16. National Emission Standards for Hazardous Air Pollutants Calendar Year 1999

    International Nuclear Information System (INIS)

    Grossman, R.F.

    2000-01-01

    The Nevada Test Site (NTS) is operated by the US Department of Energy's Nevada Operations Office (DOE/NV) as the site for nuclear weapons testing, now limited to readiness activities and experiments in support of the national Stockpile Stewardship Management Program. It is located in Nye County, Nevada, with the southeast corner about 105 km (65 mi) northwest of Las Vegas, Nevada. The NTS covers about 3,561 km 2 (1,375 mi 2 ), an area larger than Rhode Island. Its size is about 46 to 56 km (28 to 35 mi) east to west and from 64 to 88 km (40 to 55 mi) north to south. The NTS is surrounded, except on the south side, by public exclusion areas (Nellis Air Force Range [NAFR]) that provide another 24 to 104 km (15 to 65 mi) between the NTS and public lands. The NTS is characterized by desert valley and Great Basin mountain topography, with a climate, flora, and fauna typical of the southwest deserts. Population density within 150 km (93 mi) of the NTS is only about 0.2 persons per square kilometer, excluding the Las Vegas area. Restricted access, low population density in the surrounding area, and extended wind transport times are advantageous factors for the activities conducted at the NTS. Surface waters are scarce on the NTS and there is great depth to slow-moving groundwater

  17. Air pollutant emissions from straw open burning: A case study in Tianjin

    Science.gov (United States)

    Guan, Yanan; Chen, Guanyi; Cheng, Zhanjun; Yan, Beibei; Hou, Li'an

    2017-12-01

    Straw open burning is a primary source of air pollution and difficult to forbid in China. To have a better understanding of the pollution status of straw open burning in Tianjin, an accurate pollutant emission inventory was established based on the county-level statistical data from 1996 to 2014 in Tianjin. Results showed that the emission of CO, VOCs, PM10, PM2.5, CH4, NOx, OC, SO2, NH3 and BC have decreased by 41.66%, 58.74%, 54.55%, 55.01%, 58.42%, 47.03%, 48.71%, 44.85%, 64.60%, 51.56% from 1996 to 2000, and then gradually increased by 44.05%, 53.48%, 59.43%, 59.49%, 51.24%, 55.05%, 53.09%, 22.73%, 56.25%, and 64.29% from 2000 to 2014, respectively. Spatially, counties of Wuqing, Baodi and Jixian were the largest contributors to the total emissions with the contribution of 25.98%, 22.69% and 18.87% respectively through the study period. The Monte Carlo simulation was also used to estimate the uncertainty and its confidence intervals of the pollutant emissions. The uncertainty of total pollutant emissions for each year is within ±80.35%. This study provides more accurate estimation for the pollutant emissions from straw open burning and reliable guidance for the policy formulation to improve the air quality in Tianjin.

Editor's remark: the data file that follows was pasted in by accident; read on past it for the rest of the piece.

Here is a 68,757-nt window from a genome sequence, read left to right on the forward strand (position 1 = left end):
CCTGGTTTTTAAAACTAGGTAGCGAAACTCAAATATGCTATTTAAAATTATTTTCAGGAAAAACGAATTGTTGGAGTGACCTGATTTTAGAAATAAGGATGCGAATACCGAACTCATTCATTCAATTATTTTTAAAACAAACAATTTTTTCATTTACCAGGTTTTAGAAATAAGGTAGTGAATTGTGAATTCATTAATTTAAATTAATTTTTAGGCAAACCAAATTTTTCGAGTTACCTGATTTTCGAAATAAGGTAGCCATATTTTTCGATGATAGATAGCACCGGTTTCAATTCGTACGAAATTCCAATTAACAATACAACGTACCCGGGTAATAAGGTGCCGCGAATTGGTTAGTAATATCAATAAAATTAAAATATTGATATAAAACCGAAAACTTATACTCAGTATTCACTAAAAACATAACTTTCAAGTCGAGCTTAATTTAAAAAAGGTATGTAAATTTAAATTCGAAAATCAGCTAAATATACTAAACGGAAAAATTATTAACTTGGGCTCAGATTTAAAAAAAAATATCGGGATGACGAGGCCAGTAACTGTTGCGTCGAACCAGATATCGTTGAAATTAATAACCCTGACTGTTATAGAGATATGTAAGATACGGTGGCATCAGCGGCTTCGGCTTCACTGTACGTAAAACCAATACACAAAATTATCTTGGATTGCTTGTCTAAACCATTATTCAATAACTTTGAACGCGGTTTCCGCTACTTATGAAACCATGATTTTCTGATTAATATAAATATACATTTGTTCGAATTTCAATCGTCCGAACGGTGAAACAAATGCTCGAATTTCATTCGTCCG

18. Quantifying the Impact of Emission Sectors and Foreign Inflow to U.S. Air Quality

    Science.gov (United States)

    Karambelas, A. N.; Holloway, T.; Bickford, E.

    2012-12-01